It was nearly impossible for locals to get into any social media without consequences, but some still managed. Better technology could mean more freedom, or sometimes a better-equipped prison.
They were there filming her when it happened. By that point people knew of the old woman with her basket selling her embroidered cloth napkins. Several other such ladies also were beginning to pop around the whole city. She was in one of her usual venues, a small park of squalid trees, when they approached her.
The sun was blazing in the sky. The strong breeze blowing was just a cruel blast of heat in the face on that suffocating day. They were dressed in uniforms this time. Two women. Their uniforms were navy blue and sharp, newly issued along with their slick equipment. The weapons and all their equipment came from our neighbors up north, but that everybody knew, even before.
People remained around Doña Chuy, because they knew it would be worse if they tried to run. You couldn’t outrun them, you couldn’t escape them, they owned everything. The only thing you could do was face them, for the last thing that they owned was your body, your fear for your body. One must never allow them that.
The two women took Doña Chuy’s basket and emptied the contents on the floor, black and white photos spilling out on the grass. Several embroidered cloth napkins weighted the papers down, preventing them from blowing away. Proof, there on the floor was proof.
The women screamed at Doña Chuy, yelling something about a permit while they kicked the photos and the napkins around. Not a single photo was blown away by the wind.
Doña Chuy did not feel fearless, as a lot of people would call her afterward. People thought moments like that made you fearless because they wished for such a thing to be possible, attainable. They wished to believe that at some point, one lets go of fear and overcomes it, surpasses it. That was not true for Doña Chuy. She was completely and profoundly afraid, standing right at the center of her fear, not a single step beyond it. But she was also standing right at the center of her rage.
Doña Chuy stood her ground while one of the two women yelled again right in her face about some bullshit permit, spit hitting her face.
“I do not need a permit to look for my son.”
She spoke the words in her usual even tone, something barely above a whisper. But the graveyard silence around her carried the words loud and clear across the whole park. For a few seconds, nothing happened. The two women were used to fear, to people cowering back, or to violence, people rushing forward and attacking. They were not used to this calm statement of truth, unshaken, loud and clear. They recovered fast, though.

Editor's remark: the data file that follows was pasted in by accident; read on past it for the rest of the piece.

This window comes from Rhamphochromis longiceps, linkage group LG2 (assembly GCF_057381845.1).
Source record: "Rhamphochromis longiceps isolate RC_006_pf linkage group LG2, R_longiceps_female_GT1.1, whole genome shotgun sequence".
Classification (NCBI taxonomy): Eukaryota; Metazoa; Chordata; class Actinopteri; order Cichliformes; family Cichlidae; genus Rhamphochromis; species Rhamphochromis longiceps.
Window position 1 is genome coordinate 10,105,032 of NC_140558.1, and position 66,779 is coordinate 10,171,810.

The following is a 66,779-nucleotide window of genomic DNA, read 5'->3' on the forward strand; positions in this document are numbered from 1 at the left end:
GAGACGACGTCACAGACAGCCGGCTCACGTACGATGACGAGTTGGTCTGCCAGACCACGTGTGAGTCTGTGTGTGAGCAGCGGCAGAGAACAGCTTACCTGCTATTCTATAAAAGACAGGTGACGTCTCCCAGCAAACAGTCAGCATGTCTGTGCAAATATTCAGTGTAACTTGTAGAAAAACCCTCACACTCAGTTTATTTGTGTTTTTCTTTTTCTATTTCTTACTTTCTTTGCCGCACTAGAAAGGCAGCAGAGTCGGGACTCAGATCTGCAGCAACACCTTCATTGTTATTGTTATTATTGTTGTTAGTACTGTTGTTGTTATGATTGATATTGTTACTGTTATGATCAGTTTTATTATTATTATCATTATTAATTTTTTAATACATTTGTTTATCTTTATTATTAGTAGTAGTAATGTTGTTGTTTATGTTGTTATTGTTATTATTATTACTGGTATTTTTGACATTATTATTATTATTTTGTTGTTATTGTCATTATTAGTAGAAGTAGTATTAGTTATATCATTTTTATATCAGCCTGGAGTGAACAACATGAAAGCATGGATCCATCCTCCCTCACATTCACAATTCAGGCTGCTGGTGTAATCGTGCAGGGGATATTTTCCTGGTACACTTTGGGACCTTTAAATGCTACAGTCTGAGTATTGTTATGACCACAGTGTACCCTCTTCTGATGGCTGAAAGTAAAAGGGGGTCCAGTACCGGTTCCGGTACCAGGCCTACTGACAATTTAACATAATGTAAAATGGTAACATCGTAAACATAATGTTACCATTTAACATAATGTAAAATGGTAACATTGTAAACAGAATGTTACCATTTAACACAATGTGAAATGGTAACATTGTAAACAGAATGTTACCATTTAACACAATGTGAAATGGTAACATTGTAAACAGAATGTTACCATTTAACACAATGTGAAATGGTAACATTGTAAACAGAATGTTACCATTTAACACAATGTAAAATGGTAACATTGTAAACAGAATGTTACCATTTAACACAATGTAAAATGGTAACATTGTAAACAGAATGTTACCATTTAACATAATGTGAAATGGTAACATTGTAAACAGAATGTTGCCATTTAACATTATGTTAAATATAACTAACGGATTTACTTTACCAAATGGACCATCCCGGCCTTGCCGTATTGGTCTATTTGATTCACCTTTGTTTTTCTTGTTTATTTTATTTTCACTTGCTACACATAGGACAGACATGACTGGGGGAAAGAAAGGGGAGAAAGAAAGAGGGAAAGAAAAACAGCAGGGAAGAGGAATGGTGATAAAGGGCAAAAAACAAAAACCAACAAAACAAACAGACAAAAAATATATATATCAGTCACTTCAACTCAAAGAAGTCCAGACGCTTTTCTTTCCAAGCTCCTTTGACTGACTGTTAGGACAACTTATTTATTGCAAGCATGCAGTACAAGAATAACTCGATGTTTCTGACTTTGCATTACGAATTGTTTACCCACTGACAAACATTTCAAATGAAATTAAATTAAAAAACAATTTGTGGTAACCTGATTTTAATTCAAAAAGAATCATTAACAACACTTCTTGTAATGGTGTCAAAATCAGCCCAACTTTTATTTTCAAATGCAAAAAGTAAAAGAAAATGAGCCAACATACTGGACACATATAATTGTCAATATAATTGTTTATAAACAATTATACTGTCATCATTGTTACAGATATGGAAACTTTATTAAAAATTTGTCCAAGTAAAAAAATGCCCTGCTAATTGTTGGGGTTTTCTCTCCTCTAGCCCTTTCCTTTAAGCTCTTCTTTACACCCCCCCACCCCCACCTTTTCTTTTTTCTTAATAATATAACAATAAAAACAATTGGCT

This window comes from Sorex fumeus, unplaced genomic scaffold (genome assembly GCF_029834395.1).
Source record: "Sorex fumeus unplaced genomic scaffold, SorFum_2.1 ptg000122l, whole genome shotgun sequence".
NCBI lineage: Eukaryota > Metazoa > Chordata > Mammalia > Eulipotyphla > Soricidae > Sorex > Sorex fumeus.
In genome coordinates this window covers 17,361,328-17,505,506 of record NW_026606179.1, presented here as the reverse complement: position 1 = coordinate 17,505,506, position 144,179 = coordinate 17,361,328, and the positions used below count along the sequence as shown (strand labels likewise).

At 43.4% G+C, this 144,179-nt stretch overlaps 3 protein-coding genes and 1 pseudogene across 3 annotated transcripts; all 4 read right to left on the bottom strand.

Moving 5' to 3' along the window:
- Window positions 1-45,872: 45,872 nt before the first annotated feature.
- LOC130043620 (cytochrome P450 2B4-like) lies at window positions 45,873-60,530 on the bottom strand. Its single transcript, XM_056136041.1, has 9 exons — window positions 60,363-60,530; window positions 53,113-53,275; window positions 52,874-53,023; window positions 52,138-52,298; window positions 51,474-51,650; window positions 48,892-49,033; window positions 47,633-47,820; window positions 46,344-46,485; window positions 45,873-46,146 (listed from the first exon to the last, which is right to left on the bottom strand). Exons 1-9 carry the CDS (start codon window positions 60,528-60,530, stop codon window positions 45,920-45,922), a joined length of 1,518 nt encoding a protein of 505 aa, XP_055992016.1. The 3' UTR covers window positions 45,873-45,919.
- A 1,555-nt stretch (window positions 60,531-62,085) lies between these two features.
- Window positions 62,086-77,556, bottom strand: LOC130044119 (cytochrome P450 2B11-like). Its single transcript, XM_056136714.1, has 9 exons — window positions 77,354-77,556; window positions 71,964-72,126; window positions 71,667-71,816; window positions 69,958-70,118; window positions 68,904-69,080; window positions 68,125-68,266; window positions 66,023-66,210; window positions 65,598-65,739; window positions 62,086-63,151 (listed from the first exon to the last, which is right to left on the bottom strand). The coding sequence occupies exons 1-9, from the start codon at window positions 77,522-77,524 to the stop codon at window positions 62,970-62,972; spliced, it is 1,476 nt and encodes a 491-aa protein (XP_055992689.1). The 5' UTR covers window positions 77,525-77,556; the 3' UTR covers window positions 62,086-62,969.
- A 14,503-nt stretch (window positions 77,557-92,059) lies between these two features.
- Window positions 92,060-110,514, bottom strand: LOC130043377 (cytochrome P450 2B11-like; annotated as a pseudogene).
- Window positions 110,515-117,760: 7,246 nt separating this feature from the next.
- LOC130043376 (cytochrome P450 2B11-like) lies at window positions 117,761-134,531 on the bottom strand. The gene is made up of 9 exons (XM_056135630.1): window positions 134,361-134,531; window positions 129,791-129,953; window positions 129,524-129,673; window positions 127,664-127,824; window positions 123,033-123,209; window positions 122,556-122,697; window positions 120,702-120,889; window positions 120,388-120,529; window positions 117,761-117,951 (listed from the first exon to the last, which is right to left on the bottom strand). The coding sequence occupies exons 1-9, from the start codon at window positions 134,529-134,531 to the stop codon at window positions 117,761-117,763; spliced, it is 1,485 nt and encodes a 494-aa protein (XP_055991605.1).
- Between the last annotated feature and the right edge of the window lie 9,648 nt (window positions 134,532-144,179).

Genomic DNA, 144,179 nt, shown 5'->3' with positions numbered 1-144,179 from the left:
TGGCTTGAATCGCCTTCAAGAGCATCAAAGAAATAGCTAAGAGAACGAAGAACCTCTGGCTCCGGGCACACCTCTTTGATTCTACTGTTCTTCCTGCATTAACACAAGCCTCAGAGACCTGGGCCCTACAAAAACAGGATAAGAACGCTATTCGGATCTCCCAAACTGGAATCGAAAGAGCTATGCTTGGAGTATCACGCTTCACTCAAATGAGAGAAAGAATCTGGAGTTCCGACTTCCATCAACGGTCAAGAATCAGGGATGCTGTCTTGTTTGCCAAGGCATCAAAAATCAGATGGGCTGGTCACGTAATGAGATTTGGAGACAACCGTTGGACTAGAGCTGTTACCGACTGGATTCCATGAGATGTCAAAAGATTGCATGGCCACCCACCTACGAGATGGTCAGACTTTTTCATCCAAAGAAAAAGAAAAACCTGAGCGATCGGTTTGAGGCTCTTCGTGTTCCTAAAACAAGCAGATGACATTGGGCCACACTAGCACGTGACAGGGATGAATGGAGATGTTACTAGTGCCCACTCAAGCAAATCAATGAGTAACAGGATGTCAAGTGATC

Doña Chuy heard the wind whistling and suddenly there was burst of searing white light that seemed to precede the butt of the gun slamming against her face. Everything went dark. She didn’t know what happened afterward, just faintly remembered someone, several someones, screaming.
She woke up inside a gray room illuminated with artificial white light, her head pounding viciously from the inside, and something thick slushing through her veins.
Doña Chuy was alone in that small gray room, the smell of alcohol and blood strong in her nostrils. She was alone in that small gray room, alone. And for the first time in a while, Doña Chuy allowed herself to cry, very quietly.
A soft rain had begun to fall, the wind blowing it inside Doña Chuy’s house. She needed to get up and close the damn door, swipe the floor. She couldn’t add a fall to her current state. This time, she wasn’t sure she would make it. Plus, lying in bed immobilized when there were so many things to do—she couldn’t afford that.
Now, she knew of the other women walking the streets, sharing photos, and selling embroidered cloth napkins. They were like her, looking for someone loved, someone lost, stolen. Violence could always steal the physical, do away with everything that was, but memory remained. And memory, no matter how much time passed, was always a promise.
Doña Chuy got up and closed the door, listening to the rain knocking on the metal door like tiny pebbles, asking to be let in. She sat back down and picked up her needle and cloth napkin. She was embroidering poppies, the red an easy color to see with her one good eye. There were others right now helping, organizing. She needed to do her part, too.
E. N. Díaz is a Mexican non-binary author of speculative fiction. Their short story “Mamá Chayo’s Magic Lesson” can be found in The Magazine of Fantasy & Science Fiction. Their work focuses on people not often center spot in this type of fiction. They are often inspired by the members of their family and the stories told by them of fantastic occurrences in everyday life. It is just a family fact that one of their great-aunts used to box with a bear in a family circus. They write in both English and Spanish.